34 Be that as it may, the most important reference is the one to the Vaiśeṣika and Nyāya in both K. 733 and K. 604. Goodall cites the third inscription K. 364 (Section 3, stanza 18) from Ban That where these schools are listed with the Sāṅkhya, the Grammar of Pāṇini and its Commentary by Patañjali: nyāyasāṅkhyakaabhuṅmataśabdaśāstrabhāṛyārthasomam (Goodall 2019: 50; cf. Finot 1912: 16, 25). The list calls the Vaiśeṣika School kaabhuṅmata, the terminolgy stressing an Atomistic philosophy because kaa means ‘atom’. I would suppose these references show the acquaintance of ancient Khmers with the Vaiśeṣika Atomistic viewpoint of Indian scholars, suggesting that the widely-held view that Indic influences in Cambodia should be viewed in only in religious, linguistic and cultural spheres needs to be refined to include the domain of sophisticated philosophy.
35

The Pāśupata School and the root vidyā- in Cambodia

36 The Pāśupata tradition in Indochina was recently examined in detail by Goodall (2019) and by Swati Chemburkar & Shivani Kapoor (2018). Goodall supposes the root Vidyā- may refer to a Pāśupata follower; he gives a list of inscriptions containing this root, and a half of them,—namely, K. 80, K. 733, K. 54 of 629 CE, K. 13 of 614 CE, and K. 604 of 627 CE,—have explicit references that the bearers of Vidyā-names were Pāśupata (2019: 27). He gives the following names:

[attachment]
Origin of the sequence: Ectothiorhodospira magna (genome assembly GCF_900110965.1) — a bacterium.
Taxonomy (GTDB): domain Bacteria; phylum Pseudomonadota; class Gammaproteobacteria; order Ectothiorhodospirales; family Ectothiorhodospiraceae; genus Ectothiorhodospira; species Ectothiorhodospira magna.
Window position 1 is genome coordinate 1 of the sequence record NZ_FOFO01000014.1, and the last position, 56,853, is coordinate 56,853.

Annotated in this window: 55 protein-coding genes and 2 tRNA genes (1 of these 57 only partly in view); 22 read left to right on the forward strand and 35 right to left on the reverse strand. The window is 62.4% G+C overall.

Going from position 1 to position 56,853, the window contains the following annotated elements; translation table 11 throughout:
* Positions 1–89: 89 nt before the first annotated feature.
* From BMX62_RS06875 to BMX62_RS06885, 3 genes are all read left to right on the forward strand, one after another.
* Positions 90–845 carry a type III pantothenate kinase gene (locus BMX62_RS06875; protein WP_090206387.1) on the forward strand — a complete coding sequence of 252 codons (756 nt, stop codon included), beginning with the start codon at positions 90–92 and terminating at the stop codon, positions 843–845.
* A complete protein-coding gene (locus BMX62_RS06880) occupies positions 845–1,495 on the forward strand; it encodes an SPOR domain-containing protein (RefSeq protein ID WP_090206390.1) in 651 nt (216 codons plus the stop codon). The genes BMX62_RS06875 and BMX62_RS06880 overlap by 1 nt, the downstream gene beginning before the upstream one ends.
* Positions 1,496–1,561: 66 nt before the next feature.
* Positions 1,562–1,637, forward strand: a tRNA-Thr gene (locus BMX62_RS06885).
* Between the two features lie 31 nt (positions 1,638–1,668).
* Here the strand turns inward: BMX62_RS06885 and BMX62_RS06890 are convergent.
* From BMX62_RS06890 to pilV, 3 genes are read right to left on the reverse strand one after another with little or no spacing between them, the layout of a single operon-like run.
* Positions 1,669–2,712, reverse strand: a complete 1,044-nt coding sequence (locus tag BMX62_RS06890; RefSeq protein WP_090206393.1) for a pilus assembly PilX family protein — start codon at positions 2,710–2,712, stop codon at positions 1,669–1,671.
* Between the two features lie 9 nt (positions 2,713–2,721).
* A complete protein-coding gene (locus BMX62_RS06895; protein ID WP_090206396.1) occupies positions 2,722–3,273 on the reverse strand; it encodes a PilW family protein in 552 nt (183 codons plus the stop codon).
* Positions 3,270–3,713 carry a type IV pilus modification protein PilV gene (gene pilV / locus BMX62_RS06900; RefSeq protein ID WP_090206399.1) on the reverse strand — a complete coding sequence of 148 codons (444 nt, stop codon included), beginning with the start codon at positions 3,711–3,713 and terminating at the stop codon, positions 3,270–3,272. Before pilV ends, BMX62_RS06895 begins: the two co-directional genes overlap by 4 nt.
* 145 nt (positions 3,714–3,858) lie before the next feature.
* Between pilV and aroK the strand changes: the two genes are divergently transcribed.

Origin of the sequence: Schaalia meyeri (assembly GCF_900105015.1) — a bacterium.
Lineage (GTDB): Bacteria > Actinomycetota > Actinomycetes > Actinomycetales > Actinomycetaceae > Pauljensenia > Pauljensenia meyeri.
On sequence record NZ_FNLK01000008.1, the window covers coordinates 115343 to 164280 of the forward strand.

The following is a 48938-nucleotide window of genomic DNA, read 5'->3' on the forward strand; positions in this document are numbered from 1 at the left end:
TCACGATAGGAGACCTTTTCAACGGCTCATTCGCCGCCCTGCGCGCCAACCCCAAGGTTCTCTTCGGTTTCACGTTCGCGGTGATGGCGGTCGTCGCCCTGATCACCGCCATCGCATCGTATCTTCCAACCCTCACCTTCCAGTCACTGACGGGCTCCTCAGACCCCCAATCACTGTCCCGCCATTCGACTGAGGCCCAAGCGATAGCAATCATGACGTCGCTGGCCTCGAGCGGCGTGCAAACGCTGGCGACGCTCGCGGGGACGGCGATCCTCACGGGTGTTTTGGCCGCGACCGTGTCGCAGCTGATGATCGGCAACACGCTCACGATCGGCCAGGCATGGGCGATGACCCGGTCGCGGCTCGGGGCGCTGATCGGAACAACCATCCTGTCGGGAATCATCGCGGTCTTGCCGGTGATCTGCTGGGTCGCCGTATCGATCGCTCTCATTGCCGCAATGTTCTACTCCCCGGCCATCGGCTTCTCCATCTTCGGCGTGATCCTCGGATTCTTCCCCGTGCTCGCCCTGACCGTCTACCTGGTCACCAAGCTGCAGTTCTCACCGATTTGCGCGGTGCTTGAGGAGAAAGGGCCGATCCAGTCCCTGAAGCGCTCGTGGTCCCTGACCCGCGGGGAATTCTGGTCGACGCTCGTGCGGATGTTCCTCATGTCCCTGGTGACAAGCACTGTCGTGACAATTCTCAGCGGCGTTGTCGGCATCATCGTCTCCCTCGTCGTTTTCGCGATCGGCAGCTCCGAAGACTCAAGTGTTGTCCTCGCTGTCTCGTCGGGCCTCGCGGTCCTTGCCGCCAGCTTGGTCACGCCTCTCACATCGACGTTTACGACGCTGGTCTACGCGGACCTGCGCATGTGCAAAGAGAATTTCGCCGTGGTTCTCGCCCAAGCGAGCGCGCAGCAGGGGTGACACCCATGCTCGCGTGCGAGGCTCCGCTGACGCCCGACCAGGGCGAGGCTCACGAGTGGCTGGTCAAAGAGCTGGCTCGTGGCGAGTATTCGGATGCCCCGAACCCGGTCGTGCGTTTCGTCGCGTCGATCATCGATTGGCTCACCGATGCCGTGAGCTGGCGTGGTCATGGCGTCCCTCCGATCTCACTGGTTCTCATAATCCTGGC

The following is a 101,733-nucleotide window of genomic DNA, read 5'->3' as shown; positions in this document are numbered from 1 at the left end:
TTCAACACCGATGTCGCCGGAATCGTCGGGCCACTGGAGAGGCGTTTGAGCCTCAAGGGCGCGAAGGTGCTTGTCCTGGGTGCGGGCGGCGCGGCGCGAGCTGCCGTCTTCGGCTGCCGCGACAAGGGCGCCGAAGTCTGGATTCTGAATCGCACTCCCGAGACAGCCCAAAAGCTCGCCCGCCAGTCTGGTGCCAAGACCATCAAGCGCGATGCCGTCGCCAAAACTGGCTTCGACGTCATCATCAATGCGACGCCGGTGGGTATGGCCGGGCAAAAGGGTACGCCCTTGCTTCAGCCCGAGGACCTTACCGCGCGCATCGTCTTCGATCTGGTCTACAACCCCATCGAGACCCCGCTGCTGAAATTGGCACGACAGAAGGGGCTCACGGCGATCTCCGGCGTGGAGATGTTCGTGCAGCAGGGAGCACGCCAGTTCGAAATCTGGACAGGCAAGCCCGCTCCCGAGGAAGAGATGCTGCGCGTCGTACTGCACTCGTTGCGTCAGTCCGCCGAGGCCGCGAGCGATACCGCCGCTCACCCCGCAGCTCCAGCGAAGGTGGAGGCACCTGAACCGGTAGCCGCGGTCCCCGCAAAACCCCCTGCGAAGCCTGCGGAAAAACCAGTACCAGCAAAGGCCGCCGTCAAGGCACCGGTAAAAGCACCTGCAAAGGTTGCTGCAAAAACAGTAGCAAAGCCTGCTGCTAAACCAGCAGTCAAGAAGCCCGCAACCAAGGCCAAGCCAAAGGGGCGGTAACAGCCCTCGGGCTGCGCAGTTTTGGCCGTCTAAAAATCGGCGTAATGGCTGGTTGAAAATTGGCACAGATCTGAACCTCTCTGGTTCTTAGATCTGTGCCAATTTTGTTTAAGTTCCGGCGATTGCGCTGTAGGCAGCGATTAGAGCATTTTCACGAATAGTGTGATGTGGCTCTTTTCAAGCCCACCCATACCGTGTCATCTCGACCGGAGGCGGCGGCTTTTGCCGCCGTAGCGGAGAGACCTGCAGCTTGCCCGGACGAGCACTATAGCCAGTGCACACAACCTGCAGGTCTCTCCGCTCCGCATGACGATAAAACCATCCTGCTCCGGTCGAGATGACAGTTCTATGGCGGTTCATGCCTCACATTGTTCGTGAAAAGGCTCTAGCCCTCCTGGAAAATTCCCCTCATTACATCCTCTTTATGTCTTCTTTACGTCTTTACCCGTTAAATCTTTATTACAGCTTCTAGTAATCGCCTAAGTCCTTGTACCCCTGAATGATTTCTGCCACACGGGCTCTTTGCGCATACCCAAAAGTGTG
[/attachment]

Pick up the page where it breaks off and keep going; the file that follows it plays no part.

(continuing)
37

“Vidyākumāra K. 79/639,8 K. 561/681.

Vidyākīrti K. 127/683.

Vidyādeva*11 K. 80.

Vidyādharadeva K. 561/681.

Vidyāpuṣpa* K. 733.

Vidyāvarabindu K. 652/687.

Vidyāvinaya* K. 54/629.

Vidyāvindu* K.13/624.

Vidyāviśeṣa* K. 604/627.

Vidyāśakti K. 493/657”.

11. Goodall’s asterisk points out the inscriptions with clear references to the Pāśupata followers.
38 But Goodall’s list seems exemplary rather than exhaustive, and further attestations of the term suggest that it is not always the case that the Vidyā-denominated name confirms the presence of a Pāśupata.
39 For example, the Prasat Ampil Rolum inscription K. 163, dated to the seventh century, mentions kñuṃ ʼaṃnoy poñ vidyā -n ta vraḥ kaṃmratāṅ ʼañ śāstā vraḥ kaṃmratāṅ ʼañ maitreya vraḥ kaṃmratāṅ ʼañ śrī avalokiteśvara ... (II.5–7): “Slaves given by the poñ Vidyā- to My Holy High Lord Śāstṛ (Teacher or Buddha, or Vishnu), My Holy High Lord Maitreya, My Holy High Lord Śrī Avalokiteśvara” (Сœdès 1954: 101; Jenner 2009a–b, >>>> with minor corrections12). Here we see the mention of the root Vidyā- in the Buddhist context.
12. Jenner did change the name Vidyā to Prajñācandra who occurs in the first part of the inscription; I also added the meanings of the term śāstā < śāstṛ.